From Publishers Weekly
There have been many books concerning FBI undercover agents on perilous assignments, but this one by a veteran FBI agent goes most of them one better with his full-tilt voyages into the darkest fringes of society. After his training and recruitment into the criminal netherworld, Hamer assumed several identities—such as drug dealer and contract killer—to penetrate the closed societies of the Chinese, Russian and Iraqi mobs. However, Hamer's controlled theatrics are most compelling as he infiltrates the security-obsessed North American Man/Boy Love Association disguised as an aging pedophile, to crack the group and their extensive international network. The sneak peek into that dank society of chicken hawks is illuminating in its depiction of child sexual abuse. With his practiced lies and disciplined behavior, Hamer is a peerless undercover agent, although his book sometimes breaks its narrative focus and wanders into several cases at once. Still, this book possesses power and conviction without being pretentious or pious. (Sept. 12)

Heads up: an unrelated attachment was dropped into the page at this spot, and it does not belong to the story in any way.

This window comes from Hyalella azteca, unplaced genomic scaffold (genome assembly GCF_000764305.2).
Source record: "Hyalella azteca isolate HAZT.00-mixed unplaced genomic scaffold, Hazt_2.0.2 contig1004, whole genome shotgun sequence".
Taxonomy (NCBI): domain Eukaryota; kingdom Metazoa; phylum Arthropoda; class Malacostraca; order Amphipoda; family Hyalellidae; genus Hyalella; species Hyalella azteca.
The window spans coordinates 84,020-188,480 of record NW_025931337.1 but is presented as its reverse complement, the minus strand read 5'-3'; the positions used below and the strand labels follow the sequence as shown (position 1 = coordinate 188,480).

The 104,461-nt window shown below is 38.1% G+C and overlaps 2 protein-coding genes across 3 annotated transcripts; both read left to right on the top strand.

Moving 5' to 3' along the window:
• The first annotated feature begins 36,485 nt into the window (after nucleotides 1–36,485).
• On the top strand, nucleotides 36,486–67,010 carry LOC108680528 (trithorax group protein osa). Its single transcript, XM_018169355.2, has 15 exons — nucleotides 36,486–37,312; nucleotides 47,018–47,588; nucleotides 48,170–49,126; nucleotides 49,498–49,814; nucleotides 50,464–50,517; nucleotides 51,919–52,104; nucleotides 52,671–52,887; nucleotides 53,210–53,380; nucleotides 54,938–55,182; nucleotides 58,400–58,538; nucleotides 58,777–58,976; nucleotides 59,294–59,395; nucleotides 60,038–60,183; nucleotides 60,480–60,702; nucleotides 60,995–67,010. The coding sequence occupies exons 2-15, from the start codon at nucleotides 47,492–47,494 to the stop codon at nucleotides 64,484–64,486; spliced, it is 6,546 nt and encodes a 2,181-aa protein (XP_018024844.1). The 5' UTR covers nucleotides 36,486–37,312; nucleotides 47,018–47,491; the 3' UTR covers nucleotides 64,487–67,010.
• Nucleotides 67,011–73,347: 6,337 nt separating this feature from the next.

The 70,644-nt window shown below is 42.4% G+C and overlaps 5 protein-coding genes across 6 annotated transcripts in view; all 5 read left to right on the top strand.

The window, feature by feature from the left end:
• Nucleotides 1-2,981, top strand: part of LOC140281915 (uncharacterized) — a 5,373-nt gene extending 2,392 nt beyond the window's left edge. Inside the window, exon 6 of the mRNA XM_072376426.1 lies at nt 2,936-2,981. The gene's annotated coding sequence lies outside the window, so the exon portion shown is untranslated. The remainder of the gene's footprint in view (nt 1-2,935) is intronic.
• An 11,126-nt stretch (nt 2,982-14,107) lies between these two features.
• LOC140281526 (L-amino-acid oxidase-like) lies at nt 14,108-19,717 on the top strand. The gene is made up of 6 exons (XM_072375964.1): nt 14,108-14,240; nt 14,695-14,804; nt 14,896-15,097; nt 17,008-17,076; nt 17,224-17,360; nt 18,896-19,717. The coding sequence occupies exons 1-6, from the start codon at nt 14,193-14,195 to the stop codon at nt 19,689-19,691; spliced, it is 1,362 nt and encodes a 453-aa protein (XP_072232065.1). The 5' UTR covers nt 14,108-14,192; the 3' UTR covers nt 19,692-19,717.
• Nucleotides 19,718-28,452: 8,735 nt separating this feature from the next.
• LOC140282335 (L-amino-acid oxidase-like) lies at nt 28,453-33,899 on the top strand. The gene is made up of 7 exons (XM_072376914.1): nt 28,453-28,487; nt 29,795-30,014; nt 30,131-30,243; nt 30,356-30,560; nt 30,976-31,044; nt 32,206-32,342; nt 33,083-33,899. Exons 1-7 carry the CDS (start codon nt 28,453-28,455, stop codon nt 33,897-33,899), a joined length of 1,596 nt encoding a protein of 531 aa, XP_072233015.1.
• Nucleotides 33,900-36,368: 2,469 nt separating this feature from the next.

Copyright © Reed Business Information, a division of Reed Elsevier Inc. All rights reserved.
For a quarter of a century, the author was an undercover operative for the FBI, pretending to be drug dealers, killers, burglars, gamblers, and weapons dealers, among other low-lifes. The culmination of his career was his infiltration of NAMBLA, a secret organization of pedophiles; it was also one of his toughest assignments, due to the potential psychological damage that could be incurred when posing as someone so loathsome. This memoir takes us through Hamer’s professional life, from his first undercover assignment in 1980 to the NAMBLA case, which exposed this hitherto hidden club to public scrutiny and condemnation. As a writer, Hamer could not be called a stylist: his prose is straightforward and unadorned. But the stories he tells are compelling, dramatic, and often surprising. Readers familiar with such undercover-themed books as Donnie Brasco (1987) will want to add this to their reading lists. --David Pitt